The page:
Movie clichés carry weight.  In WWII, they characterized the American soldier as some sort of saint with a gun.  GI Joe, an apple-cheeked boy.  Audie Murphy giving gum to orphans.  You know Audie Murphy, the war hero who became a Hollywood actor.  After the war, he'd sleep with a loaded pistol under his pillow.  He once shot his alarm clock.  And yet people characterize Vietnam veterans as being crazy.  The other day a woman saw a copy of my book and said "oh you were in Vietnam, are you crazy?"  I'm supposed to say "yeah, sure, I'm revving up my chainsaw."  You can see how insulting it is to have people think you're liable to go berserk every minute because you happened to have served in your country's armed forces.  Again it's the movies.  The crazy Vietnam veteran has become a stock character.
    A lot of Vietnam veterans probably are crazy, but it's not because of anything that happened to them in the war.  It's because of the way they've been treated back home.  The belief that all Vietnam veterans are crazy was deliberately fostered because they came home saying things about Vietnam that people didn't want to hear.  During the '60s, hippies were protesting the war, but they were dismissed as cowards, potheads, wimps.  But when veterans said "the war is stupid, we should get out," America didn't want to hear.  It needed a rationale for dismissing everything they said, because how could you say to a marine lieutenant with silver stars and stuff "you don't know what you're talking about"?  So what they said was "all these guys are crazy.  Every one of their best friends got killed in Vietnam and it made them crazy.  They don't know what they are saying."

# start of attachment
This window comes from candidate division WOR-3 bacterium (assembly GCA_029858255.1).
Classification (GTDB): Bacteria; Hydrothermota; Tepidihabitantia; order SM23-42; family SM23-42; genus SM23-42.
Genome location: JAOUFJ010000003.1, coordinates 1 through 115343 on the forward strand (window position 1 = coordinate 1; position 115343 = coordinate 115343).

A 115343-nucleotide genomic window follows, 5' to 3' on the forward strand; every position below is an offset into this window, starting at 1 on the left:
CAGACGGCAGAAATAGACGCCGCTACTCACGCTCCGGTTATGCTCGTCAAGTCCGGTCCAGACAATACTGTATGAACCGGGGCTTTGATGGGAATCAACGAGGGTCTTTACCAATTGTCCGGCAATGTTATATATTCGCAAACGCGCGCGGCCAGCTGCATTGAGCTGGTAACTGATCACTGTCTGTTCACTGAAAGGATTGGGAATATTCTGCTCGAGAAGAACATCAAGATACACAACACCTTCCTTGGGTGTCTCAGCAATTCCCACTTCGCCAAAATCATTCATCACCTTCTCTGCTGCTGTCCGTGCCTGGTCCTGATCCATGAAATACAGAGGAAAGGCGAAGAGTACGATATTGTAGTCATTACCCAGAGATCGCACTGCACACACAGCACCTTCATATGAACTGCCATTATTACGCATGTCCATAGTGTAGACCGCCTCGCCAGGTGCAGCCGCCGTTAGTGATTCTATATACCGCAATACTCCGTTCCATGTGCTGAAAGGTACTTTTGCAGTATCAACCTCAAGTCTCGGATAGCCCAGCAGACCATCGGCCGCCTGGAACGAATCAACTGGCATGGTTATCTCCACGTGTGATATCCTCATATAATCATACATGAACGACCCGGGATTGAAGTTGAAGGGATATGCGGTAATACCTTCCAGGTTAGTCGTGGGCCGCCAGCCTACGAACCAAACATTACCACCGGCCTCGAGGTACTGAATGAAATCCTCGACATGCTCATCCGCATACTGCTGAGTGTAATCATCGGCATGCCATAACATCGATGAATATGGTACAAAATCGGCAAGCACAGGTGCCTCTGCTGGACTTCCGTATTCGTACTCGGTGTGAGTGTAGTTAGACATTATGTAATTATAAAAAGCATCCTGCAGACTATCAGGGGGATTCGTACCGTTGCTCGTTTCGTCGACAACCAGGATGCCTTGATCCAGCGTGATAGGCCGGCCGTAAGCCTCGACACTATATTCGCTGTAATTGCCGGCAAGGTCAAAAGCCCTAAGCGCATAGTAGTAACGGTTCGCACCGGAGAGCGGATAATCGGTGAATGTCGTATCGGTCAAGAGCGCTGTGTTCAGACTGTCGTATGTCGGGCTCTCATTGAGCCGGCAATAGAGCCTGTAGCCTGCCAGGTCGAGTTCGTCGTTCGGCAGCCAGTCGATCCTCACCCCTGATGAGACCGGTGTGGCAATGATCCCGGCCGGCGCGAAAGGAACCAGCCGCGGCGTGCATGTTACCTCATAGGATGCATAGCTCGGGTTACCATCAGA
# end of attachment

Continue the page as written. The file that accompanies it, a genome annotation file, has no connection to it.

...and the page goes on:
In Northern California, there are 400 vets living in the woods in little cabins.  They're called tripwire veterans.  The sheriff's department leaves them alone.  They don't bother anybody, but they have guns and stuff and say "if you come up here and mess with me I'll kill you."  They're so angry at society.  I'm rabidly against the federal government of the United States.  It was an attitude already present, because Southerners already distrust the government, but being in Vietnam didn't help.  Most of the soldiers in Vietnam tended to be poor white Southerners or black people from all over.  Black people are one tenth of the population, but half the servicemen in the fighting were black.  Of course, black people always hated the government.
    Veterans in general distrust everything, because they feel they've been lied to.  People say this was a long time ago, but the same thing is going on.  The Vietnam veteran sees the machinery going on to go into Nicaragua, using exactly the same rhetoric, the same lies, the same clichés.  It makes them insane, furious.  Look at this, they're pulling the same bullshit.  They're gonna send another bunch of guys to get slaughtered.  Veterans are standing on the sidelines saying "no, no, don't do it."
    I sent my book to the Marine Corps, and I said "you guys read this, and I'll listen to any suggestions you might make."  I tried to be fair.  They didn't make any specific criticisms, but they didn't like the book.  They said "we do not consider this an accurate portrayal of the Marines in Vietnam."  In other words, "you don't show us giving gum to orphans."  What the Marine Corps would like is an old John Wayne movie.  Maybe they won't like Stanley's movie when it comes out.  I hope they don't.